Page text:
I made further stops near Chatfield to photograph across a field a stopped eastbound NS manifest freight and to make some non-rail photographs in Chatfield of a hardware store that is going out of business.

By the time I got to the lower Attica reservoir, the Sandusky District had been turned into a parking lot because of a malfunctioning switch at Colsan in Bucyrus.

I waited a while before catching the eastbound 188 passing the reservoir, which had surprisingly smooth water for a windy day. That yielded a nice reflection image.

I had heard the 20E calling signals and thought I’d get it at the upper Attica reservoir a short distance away.

The dispatcher had told the 188 to stop at County Line Road and maybe the 20E would stop behind it.

I drove up to the top of the upper Attica reservoir, but there was no 20E. It was getting late and I didn’t want to get home too late, so I decided to forgo getting an image from my fourth reservoir of the day.

Although I looked, I never did see the 20E. Either the train I photographed at the lower Attica reservoir had been the 20E or it slipped past me as I was driving through Attica.

 

 

Sunday Afternoon Foray to the Sandusky District

July 4, 2017

Norfolk Southern train No. 175 seems to be skimming the tops of the corn plants south of Flat Rock on the Sandusky District.

It was mid-afternoon of the Akron Railroad Club’s longest day outing in Bellevue.

Todd Vander Sluis asked Marty Surdyk if there was somewhere else we could go for a change of scenery. I was game to come along.

We had spent all morning and a couple of hours of the afternoon photographing a steady parade of trains through the mini plant.

It’s good to see rail traffic, but the mini plant is not the most photogenic location. After a while, all of your photographs look alike.

Marty said that once train 175 was ready to go east then we would head out on the Sandusky District to chase it and, perhaps, catch another train or two or three.

By then the sun would have shifted to the west of the tracks.

No. 175 originates in Bellevue and terminates in Brosnan Yard in Macon, Georgia.

It left town around 2:30 p.m. although we easily got out ahead of it in Marty’s Jeep Patriot.

The first photo stop was in a small rural cemetery south of Flat Rock where the corn wasn’t too high to prevent an across-the field image.

Marty is an old hand when it comes to railfanning the Sandusky District and he claims to know it like the back of his hand.

As we headed south on Ohio Route 4, we could see the 175 in the distance. It was slowing because there was a train ahead of it at West Attica waiting for a signal to cross CSX at Attica Junction.

CSX was doing track work and had a single-track railroad on both side of Attica Junction. Trains of both railroads faced long waits, with some NS trains waiting more than an hour to get across.

We set up west of the Ohio Route 163 crossing to catch the 175 again, working barns into the shots to give them added interest and a rural feel.

In the meantime, westbound NS train 195, a Linwood, North Carolina (Spencer) to Bellevue train finally had gotten the signal at Attica Junction after a long wait.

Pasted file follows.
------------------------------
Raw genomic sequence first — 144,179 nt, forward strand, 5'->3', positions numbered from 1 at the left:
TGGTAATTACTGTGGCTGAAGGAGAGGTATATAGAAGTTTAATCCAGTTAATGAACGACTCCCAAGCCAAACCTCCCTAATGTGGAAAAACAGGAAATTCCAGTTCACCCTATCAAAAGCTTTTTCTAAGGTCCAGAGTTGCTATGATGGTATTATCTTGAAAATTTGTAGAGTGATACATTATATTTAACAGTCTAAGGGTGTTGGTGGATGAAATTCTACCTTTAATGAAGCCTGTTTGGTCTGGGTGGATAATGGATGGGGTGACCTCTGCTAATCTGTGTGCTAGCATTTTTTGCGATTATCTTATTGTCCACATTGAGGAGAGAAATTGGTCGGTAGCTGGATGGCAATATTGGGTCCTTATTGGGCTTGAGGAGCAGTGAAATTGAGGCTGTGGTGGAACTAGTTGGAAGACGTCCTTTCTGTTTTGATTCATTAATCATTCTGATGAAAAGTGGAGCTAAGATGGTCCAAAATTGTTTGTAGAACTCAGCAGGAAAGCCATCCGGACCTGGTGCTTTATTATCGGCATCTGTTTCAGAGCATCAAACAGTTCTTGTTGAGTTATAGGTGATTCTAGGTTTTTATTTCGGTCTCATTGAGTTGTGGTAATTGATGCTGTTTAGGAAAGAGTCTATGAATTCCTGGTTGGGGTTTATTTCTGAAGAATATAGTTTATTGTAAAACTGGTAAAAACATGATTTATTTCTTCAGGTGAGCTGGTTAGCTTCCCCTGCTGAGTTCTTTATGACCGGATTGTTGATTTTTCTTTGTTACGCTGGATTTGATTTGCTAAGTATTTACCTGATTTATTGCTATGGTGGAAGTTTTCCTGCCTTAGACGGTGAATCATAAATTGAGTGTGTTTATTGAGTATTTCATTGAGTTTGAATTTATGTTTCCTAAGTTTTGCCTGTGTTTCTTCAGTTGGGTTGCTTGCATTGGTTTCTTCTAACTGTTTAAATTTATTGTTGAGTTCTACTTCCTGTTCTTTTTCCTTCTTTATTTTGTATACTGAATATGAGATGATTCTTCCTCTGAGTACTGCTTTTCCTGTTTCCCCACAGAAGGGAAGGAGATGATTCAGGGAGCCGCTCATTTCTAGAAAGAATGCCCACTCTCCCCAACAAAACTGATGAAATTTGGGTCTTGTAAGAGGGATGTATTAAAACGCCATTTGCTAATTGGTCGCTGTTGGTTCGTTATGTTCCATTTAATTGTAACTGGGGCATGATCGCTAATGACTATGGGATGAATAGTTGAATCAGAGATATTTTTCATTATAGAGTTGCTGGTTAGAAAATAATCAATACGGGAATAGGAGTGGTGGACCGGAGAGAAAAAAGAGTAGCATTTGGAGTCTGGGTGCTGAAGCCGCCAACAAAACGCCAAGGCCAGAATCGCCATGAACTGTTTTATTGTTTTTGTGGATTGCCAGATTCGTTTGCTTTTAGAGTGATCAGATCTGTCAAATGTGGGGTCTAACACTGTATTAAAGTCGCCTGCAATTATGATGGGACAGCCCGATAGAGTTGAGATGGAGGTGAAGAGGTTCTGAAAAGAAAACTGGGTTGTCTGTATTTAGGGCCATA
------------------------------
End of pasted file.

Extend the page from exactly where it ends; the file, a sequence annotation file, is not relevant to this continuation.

We stayed along Route 162 to get the 195 coming north, using an old barn and the fields as photo props. It was one of one of those afternoons of sun and clouds and I sought to emphasize clouds in some of my images.

But those clouds were dense and when a train came past I often got cloud skunked.

After the passage of the train 195, we continued our trek southward with the objective of getting the 175 at the old Attica reservoir at Caroline.

But CSX decided to run some more eastbound traffic, including the “salad shooter,” which we saw from a distance.

As we approached Attica, we saw NS train 29G, a Norfolk to Detroit stack train pass us headed west.

The radio traffic on the NS road channel indicated that the 29G would have to wait at Attica Junction for, it turned out, an eastbound CSX auto rack train. Then it would be allowed to cross.

But the 175, which was waiting at West Attica, would stay put. We surmised that the short length of the 29G enticed the CSX dispatcher to clear the signal for it.

We saw most of the CSX auto rack train while stopped at the crossing in Siam, the hometown of Attica Junction.

Marty wanted to catch the 29G near County Road 24 (Seneca County), but missed the turn. We ended up instead getting it at Township Road 126.

There is a home next to the tracks there and a guy was out on a riding mower cutting the grass. That added a touch of human interest.

After the passage of the 29G, we headed back toward Caroline with a few diversions along the way.

We saw from a distance a westbound CSX manifest freight finally get the signal at Attica Junction to cross the NS tracks. We had seen that train sitting at the signal twice while passing through Siam.

After an hour and 25-minute wait, the 175 finally got the signal at West Attica and Attica Junction.

In the meantime, Paul Woodring had called Marty to report that a potash train had left Bellevue headed for the Sandusky District.

Train 60U, I think it was, caught a break. It was allowed to cross CSX at Attica Junction following the 175.

We photographed both trains at the reservoir in Caroline. My image of the 60U skirting the reservoir would be my favorite image of the day.

After the passage of the 60U it was 5:30 p.m. and time to make our way back to Bellevue to rejoin what remained of the nearly dozen ARRC members who had ventured west for the longest day outing.

Train 175 as seen between a pair of barns along Ohio Route 162 near Omar.

This wold not be out last view of the 175.

I made good use of that old barn, this time to frame westbound train 195.

In the foreground is NS train 195. In the distance on the other side of those trees is the rear of the 175, which is waiting at West Attica.

I wonder why those trees are there as the motive power of NS train 195 passes by.

Working the sky and clouds with NS train 195.

Getting a bead on the 29G.

Saying farewell to the 29G.

A CSX westbound manifest freight has the signal at Attica Junction. NS trains, meanwhile, continued to cool their heels.

This turned out to be my favorite image of the day. The 60U skirts the old reservoir at Caroline.